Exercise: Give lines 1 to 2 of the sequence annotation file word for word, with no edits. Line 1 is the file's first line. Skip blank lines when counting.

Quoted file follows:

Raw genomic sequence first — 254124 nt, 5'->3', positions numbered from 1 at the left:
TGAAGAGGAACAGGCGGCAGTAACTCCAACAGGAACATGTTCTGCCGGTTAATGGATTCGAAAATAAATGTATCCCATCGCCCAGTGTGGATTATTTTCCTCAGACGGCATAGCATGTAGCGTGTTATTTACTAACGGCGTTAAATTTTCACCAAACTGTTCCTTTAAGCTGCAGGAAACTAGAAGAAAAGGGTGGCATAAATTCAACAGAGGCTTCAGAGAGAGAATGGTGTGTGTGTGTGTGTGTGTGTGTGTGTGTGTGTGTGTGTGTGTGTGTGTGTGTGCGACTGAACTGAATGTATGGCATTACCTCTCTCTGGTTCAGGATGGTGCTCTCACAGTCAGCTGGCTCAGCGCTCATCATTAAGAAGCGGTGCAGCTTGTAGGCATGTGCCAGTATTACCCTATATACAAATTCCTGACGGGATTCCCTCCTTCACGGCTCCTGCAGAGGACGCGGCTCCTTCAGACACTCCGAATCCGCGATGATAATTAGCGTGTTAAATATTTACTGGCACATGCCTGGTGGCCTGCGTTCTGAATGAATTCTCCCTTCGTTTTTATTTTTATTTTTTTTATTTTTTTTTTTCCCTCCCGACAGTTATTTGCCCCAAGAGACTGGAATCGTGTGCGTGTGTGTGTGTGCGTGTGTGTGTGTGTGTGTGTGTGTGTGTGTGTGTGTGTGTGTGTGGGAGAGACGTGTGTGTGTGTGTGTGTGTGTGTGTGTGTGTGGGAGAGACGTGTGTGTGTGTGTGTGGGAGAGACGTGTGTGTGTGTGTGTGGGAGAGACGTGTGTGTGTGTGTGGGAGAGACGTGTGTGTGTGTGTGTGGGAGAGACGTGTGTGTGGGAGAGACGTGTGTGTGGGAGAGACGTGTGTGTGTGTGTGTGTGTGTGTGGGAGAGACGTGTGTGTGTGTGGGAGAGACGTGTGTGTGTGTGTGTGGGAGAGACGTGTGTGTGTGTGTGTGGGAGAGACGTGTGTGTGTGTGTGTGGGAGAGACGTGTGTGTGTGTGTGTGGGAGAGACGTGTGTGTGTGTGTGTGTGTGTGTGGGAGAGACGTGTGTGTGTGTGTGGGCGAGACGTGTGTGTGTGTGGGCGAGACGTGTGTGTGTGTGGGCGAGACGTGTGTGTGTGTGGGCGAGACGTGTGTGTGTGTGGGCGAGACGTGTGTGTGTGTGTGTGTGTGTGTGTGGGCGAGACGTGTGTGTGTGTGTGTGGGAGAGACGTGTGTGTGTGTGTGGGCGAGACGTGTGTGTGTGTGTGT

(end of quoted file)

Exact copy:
Raw genomic sequence first — 254124 nt, 5'->3', positions numbered from 1 at the left:
TGAAGAGGAACAGGCGGCAGTAACTCCAACAGGAACATGTTCTGCCGGTTAATGGATTCGAAAATAAATGTATCCCATCGCCCAGTGTGGATTATTTTCCTCAGACGGCATAGCATGTAGCGTGTTATTTACTAACGGCGTTAAATTTTCACCAAACTGTTCCTTTAAGCTGCAGGAAACTAGAAGAAAAGGGTGGCATAAATTCAACAGAGGCTTCAGAGAGAGAATGGTGTGTGTGTGTGTGTGTGTGTGTGTGTGTGTGTGTGTGTGTGTGTGTGTGTGTGCGACTGAACTGAATGTATGGCATTACCTCTCTCTGGTTCAGGATGGTGCTCTCACAGTCAGCTGGCTCAGCGCTCATCATTAAGAAGCGGTGCAGCTTGTAGGCATGTGCCAGTATTACCCTATATACAAATTCCTGACGGGATTCCCTCCTTCACGGCTCCTGCAGAGGACGCGGCTCCTTCAGACACTCCGAATCCGCGATGATAATTAGCGTGTTAAATATTTACTGGCACATGCCTGGTGGCCTGCGTTCTGAATGAATTCTCCCTTCGTTTTTATTTTTATTTTTTTTATTTTTTTTTTTCCCTCCCGACAGTTATTTGCCCCAAGAGACTGGAATCGTGTGCGTGTGTGTGTGTGCGTGTGTGTGTGTGTGTGTGTGTGTGTGTGTGTGTGTGTGTGTGTGGGAGAGACGTGTGTGTGTGTGTGTGTGTGTGTGTGTGTGTGGGAGAGACGTGTGTGTGTGTGTGTGGGAGAGACGTGTGTGTGTGTGTGTGGGAGAGACGTGTGTGTGTGTGTGGGAGAGACGTGTGTGTGTGTGTGTGGGAGAGACGTGTGTGTGGGAGAGACGTGTGTGTGGGAGAGACGTGTGTGTGTGTGTGTGTGTGTGTGGGAGAGACGTGTGTGTGTGTGGGAGAGACGTGTGTGTGTGTGTGTGGGAGAGACGTGTGTGTGTGTGTGTGGGAGAGACGTGTGTGTGTGTGTGTGGGAGAGACGTGTGTGTGTGTGTGTGGGAGAGACGTGTGTGTGTGTGTGTGTGTGTGTGGGAGAGACGTGTGTGTGTGTGTGGGCGAGACGTGTGTGTGTGTGGGCGAGACGTGTGTGTGTGTGGGCGAGACGTGTGTGTGTGTGGGCGAGACGTGTGTGTGTGTGGGCGAGACGTGTGTGTGTGTGTGTGTGTGTGTGTGGGCGAGACGTGTGTGTGTGTGTGTGGGAGAGACGTGTGTGTGTGTGTGGGCGAGACGTGTGTGTGTGTGTGT